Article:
dS was created by scholar, scientist and artist David Glowacki, a Royal Society research fellow at the University of Bristol, presently in residence at Stanford.
Glowacki is exhibiting an interactive installation based on his dS project at the Stanford Art Gallery this month. He is also collaborating with artist Camille Utterback, an assistant professor of art and art history, and composer and sound engineer Michael St. Clair, a lecturer in the Department of Theater and Performance Studies, to extend the system for a dance production at the Cowell Theater in San Francisco in this month.
The interactive danceroom Spectroscopy installation at the Stanford Art Gallery runs through Sept. 20. Visitors interacting with the dS setup will see real-time projections thrown up on the surrounding walls of their "energy avatars" and will be able to use them to manipulate a real-time atomic physics simulation, generating both graphics and sound.
On Sept. 11 at noon, Glowacki and Utterback will give a free talk in which Glowacki explains the scientific origins of dS and Utterback talks about her experience using it to develop live interactive graphics for the Cowell Theater production Dances of the Sacred and Profane.
The Cowell production, a world premiere, is a collaboration between Glowacki, Utterback, St. Clair, choreographer Mark Foehringer and a host of Bay Area artists, computer scientists and dancers. The production was developed around a selection of musical pieces, including works by Claude Debussy and Maurice Ravel, and uses the live video-tracking abilities of the dS system to reimagine the Impressionist exploration of passing time. The Cowell show runs Sept. 13–14 and 18–21.
Molecules in motion
The dS technology works by using a set of 3-D imaging cameras that communicate with a custom-built high-performance computer to interpret people as energy fields. The computer embeds people's fields in an atomic physics simulation, with the net result that they can use their fields to steer the simulation. The result is graphics and sound, both of which are generated in real-time response to human movement.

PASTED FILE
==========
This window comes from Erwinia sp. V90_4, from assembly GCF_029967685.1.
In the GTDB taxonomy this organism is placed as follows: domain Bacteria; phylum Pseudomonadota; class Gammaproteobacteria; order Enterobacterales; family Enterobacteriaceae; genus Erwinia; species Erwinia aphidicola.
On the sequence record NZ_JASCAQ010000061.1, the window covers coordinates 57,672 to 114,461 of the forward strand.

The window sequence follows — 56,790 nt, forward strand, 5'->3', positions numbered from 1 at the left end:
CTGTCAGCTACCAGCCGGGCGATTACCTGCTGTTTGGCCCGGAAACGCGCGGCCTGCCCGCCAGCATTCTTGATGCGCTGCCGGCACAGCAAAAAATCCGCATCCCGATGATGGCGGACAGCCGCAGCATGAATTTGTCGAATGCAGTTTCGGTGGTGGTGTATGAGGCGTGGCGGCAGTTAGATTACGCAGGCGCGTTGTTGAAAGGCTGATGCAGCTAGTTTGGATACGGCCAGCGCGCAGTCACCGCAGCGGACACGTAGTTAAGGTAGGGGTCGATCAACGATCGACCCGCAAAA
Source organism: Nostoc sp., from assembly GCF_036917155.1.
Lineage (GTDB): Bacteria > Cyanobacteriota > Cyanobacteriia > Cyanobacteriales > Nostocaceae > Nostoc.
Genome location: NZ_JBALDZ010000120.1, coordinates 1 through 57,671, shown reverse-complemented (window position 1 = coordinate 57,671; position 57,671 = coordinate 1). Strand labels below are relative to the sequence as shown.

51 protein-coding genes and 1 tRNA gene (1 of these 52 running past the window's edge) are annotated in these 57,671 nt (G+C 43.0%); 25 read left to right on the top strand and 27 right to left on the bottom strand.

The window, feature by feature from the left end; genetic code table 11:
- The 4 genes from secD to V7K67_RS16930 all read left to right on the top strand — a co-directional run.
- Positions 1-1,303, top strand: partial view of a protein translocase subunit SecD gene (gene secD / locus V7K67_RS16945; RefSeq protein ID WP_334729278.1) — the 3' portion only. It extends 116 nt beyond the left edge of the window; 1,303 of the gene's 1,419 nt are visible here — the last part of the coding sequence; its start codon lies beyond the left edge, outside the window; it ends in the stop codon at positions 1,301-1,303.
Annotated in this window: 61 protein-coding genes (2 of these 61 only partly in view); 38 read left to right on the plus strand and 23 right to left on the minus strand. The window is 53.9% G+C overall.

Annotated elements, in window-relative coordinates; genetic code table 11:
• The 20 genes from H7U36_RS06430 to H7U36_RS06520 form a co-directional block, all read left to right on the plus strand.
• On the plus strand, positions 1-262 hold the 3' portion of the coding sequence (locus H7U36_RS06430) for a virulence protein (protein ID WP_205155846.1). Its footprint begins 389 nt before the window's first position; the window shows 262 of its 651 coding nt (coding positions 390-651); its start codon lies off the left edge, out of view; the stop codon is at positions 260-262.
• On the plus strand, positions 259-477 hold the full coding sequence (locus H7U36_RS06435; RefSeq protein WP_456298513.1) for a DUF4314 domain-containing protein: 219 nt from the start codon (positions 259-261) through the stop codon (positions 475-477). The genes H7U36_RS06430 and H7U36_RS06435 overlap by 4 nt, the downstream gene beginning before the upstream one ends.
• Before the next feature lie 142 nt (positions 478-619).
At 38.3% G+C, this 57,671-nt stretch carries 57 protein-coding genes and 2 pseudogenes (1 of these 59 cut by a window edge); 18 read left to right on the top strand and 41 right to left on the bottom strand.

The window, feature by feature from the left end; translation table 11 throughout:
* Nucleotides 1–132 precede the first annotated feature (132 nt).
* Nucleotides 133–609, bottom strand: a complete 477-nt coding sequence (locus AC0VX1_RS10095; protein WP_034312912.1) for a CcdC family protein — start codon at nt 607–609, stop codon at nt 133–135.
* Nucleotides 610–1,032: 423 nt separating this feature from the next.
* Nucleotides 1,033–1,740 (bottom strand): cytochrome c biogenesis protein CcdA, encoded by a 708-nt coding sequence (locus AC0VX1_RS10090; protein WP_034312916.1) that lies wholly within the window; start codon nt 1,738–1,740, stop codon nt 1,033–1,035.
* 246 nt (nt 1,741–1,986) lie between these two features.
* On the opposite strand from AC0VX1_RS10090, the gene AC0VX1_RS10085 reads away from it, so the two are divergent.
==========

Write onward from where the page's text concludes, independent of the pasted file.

The sonic component of dS is carried out using analysis techniques that are common to the field of molecular spectroscopy. The computer performs real-time analysis of how the simulated atoms vibrate; as participants move, they change the atomic vibrations and generate different sounds. However, for the Cowell production, St. Clair is not generating sound per se; rather, he is using the particle data to remix his musical source material, warping it in pitch, time and tempo.
"Not only is dS built from the same mathematics and algorithms that I use in my chemical physics research, but I developed it in close collaboration with a team of artists," said Glowacki. "As a consequence, it's as much a scientific research tool as it is a beautiful interactive artwork. Our human sensory organs cannot see the atomic world; nevertheless, scientific communication relies on how we imagine it to look, and this opens up fascinating aesthetic territory."
He observes that dance is an art form with a highly developed vocabulary that is suited to discussing and analyzing dynamical systems: "I found that I had more in common with the dancers than I thought because we both have insights into the subtleties of dynamical systems. It's actually been quite interesting to see how often chemists and biochemists use dance analogies to describe dynamical phenomena in their research."
The range of purposes employed by Glowacki's dS technology is particularly exciting to him. In addition to the artistic application, he is using it as a tool to educate K–12 schoolchildren and the general public about nanoscale molecular physics by giving them an interactive glimpse into the dynamics of the otherwise invisible molecular world.